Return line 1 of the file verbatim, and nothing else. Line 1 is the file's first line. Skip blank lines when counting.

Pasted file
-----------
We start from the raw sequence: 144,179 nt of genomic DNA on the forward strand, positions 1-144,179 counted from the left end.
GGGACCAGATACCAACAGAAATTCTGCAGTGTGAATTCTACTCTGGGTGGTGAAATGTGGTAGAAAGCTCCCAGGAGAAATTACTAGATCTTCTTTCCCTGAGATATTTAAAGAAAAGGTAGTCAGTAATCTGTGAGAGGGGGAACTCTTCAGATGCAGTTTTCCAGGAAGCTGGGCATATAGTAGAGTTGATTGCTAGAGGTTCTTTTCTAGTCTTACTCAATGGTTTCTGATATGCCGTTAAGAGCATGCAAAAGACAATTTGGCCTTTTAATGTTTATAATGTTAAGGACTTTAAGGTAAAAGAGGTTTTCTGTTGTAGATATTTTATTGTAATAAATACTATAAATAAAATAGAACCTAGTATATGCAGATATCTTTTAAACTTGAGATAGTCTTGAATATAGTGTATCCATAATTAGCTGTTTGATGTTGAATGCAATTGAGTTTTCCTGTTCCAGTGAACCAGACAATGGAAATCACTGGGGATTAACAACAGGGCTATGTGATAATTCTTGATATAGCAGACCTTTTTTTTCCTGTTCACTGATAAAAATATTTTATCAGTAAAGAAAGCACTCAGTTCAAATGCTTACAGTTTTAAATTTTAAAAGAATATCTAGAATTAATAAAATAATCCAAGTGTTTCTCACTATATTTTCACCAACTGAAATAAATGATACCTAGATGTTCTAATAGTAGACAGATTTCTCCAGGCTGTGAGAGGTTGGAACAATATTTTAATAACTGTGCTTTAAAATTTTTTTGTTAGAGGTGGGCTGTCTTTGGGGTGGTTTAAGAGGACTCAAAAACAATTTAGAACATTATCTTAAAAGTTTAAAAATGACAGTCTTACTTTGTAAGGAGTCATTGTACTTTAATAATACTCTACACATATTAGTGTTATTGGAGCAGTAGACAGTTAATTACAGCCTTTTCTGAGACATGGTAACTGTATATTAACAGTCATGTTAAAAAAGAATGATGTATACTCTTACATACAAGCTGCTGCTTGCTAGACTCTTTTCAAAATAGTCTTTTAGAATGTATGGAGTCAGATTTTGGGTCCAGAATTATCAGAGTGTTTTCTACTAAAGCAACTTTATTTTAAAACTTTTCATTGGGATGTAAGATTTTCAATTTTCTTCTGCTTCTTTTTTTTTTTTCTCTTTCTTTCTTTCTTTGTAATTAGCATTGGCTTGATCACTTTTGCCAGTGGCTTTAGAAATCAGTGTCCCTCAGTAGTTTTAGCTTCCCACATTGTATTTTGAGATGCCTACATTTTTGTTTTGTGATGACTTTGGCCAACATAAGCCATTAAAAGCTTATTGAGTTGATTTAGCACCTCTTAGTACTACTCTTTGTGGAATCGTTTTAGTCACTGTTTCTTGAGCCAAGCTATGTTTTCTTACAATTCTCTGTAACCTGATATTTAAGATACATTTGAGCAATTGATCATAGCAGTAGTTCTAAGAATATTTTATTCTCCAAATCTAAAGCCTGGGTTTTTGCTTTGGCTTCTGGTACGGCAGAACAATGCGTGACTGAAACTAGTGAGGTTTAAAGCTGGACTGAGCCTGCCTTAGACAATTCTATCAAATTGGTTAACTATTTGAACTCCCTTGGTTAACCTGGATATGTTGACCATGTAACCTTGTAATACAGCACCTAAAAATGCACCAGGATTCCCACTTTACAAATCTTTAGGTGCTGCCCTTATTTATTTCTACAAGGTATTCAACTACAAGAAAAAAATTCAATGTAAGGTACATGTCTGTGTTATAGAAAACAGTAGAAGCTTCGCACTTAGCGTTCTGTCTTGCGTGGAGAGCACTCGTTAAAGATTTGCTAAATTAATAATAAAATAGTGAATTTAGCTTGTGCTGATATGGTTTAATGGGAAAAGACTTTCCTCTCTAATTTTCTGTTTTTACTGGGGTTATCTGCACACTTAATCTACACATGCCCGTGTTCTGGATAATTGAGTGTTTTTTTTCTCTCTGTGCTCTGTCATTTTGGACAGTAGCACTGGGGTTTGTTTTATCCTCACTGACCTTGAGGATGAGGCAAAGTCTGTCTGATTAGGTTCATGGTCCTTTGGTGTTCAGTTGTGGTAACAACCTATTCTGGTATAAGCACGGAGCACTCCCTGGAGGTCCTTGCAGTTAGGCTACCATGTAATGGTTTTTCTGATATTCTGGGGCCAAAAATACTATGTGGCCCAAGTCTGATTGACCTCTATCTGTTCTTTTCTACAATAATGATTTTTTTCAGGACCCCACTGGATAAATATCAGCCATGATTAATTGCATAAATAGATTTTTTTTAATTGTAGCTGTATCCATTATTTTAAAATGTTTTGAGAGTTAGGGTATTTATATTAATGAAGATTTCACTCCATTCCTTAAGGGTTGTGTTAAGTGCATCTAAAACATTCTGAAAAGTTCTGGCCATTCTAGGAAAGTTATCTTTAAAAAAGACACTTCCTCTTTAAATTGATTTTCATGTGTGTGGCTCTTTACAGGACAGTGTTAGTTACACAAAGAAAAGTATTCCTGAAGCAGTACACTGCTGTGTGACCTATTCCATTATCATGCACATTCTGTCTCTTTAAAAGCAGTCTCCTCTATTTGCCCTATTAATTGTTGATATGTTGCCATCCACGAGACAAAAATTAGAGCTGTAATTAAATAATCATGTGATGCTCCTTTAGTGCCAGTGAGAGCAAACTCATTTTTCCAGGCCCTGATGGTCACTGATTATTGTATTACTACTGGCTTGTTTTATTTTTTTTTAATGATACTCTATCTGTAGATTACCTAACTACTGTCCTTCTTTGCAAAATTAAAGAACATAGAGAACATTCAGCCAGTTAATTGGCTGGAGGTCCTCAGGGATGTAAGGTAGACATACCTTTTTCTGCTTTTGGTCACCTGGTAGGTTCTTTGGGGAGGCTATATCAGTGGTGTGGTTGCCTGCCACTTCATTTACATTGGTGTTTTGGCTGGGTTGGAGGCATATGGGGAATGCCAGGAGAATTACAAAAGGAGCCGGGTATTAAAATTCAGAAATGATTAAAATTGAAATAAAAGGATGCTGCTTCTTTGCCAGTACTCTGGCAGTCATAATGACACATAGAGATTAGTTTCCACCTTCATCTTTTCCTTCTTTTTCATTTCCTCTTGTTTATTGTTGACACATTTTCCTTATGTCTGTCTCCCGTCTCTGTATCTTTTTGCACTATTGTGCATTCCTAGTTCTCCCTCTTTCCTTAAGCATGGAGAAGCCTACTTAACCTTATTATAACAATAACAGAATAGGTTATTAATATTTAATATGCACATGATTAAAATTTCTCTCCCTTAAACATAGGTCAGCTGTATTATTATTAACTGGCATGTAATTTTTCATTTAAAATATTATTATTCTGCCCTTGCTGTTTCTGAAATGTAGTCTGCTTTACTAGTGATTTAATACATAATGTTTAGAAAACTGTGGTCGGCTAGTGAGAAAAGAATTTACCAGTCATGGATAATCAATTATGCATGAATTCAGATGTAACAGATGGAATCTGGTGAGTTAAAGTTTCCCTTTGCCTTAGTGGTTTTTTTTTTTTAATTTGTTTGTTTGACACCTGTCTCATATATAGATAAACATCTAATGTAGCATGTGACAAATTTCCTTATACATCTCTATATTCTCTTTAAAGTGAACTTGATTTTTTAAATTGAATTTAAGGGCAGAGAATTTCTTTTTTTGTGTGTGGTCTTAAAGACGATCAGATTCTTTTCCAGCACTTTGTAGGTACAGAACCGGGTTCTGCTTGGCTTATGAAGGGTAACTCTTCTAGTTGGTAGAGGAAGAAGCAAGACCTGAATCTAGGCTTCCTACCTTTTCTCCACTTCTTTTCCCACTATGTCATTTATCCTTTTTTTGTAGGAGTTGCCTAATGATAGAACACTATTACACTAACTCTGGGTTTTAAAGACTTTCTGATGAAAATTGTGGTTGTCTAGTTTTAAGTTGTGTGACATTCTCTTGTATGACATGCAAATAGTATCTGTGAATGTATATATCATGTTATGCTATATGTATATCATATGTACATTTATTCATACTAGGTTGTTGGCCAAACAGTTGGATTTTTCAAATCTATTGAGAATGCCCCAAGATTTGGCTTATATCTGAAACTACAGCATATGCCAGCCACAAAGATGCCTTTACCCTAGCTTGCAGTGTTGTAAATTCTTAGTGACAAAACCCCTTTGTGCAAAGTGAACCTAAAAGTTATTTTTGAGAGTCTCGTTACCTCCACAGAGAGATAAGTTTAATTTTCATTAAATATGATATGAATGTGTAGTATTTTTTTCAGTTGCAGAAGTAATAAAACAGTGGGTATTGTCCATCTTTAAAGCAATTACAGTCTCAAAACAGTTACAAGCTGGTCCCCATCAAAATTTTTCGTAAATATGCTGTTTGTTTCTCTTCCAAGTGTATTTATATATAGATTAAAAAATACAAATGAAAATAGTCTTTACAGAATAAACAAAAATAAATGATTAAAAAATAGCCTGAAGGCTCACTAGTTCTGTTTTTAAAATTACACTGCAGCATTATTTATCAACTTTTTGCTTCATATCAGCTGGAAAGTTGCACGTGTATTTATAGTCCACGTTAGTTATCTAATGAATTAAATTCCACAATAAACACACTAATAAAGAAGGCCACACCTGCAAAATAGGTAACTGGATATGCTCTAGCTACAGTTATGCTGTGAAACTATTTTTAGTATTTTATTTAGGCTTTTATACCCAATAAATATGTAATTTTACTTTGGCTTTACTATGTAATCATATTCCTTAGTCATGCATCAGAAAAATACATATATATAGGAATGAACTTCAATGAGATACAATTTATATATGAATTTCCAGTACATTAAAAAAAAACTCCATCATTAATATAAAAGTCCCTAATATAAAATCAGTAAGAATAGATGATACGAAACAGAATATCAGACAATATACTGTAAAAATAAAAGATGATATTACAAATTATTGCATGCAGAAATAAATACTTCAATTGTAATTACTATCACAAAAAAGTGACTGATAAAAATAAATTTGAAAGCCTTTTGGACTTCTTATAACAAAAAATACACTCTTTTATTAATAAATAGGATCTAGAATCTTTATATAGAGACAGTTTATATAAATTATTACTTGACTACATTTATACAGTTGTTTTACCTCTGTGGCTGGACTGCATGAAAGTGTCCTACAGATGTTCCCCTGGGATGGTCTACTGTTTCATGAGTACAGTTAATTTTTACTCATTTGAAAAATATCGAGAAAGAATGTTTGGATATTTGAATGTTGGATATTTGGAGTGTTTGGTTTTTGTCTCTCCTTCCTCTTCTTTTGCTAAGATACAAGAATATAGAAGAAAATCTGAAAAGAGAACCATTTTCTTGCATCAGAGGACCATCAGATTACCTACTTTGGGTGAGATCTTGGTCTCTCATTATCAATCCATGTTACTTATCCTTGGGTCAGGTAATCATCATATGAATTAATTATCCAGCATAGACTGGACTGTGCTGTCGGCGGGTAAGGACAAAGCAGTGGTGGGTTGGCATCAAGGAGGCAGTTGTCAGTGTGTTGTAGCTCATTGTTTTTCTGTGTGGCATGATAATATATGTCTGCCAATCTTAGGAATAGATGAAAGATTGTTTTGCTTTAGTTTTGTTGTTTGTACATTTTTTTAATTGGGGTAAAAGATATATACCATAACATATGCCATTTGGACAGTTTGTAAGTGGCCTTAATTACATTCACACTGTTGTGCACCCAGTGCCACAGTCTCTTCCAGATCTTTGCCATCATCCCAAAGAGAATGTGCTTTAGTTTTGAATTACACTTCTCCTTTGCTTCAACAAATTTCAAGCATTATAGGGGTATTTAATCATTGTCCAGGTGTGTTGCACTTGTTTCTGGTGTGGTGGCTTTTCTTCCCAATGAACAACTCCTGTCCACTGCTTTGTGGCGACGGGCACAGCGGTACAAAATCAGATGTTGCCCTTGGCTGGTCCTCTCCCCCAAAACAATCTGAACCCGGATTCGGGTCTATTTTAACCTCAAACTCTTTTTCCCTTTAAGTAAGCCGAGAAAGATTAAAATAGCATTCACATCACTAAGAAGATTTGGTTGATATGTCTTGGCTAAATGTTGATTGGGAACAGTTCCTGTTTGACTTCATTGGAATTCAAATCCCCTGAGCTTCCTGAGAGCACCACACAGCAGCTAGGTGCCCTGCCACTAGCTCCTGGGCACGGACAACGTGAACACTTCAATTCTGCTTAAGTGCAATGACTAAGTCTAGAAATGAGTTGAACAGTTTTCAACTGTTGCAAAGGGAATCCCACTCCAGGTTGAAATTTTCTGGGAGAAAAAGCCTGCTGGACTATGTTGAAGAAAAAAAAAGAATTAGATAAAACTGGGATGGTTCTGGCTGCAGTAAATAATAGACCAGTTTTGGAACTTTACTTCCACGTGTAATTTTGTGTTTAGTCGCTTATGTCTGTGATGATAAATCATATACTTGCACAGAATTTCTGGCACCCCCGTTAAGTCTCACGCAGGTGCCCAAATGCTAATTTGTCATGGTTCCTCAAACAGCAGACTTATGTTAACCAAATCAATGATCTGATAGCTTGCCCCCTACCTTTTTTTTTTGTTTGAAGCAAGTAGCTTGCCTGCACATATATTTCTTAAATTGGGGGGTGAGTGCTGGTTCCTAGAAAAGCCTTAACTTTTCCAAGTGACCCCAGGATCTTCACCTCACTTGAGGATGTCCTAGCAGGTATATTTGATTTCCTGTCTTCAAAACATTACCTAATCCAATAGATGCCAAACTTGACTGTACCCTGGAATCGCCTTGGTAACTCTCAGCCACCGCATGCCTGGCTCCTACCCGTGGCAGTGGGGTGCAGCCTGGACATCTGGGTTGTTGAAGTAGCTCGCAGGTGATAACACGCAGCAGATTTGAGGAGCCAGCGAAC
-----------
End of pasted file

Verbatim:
We start from the raw sequence: 144,179 nt of genomic DNA on the forward strand, positions 1-144,179 counted from the left end.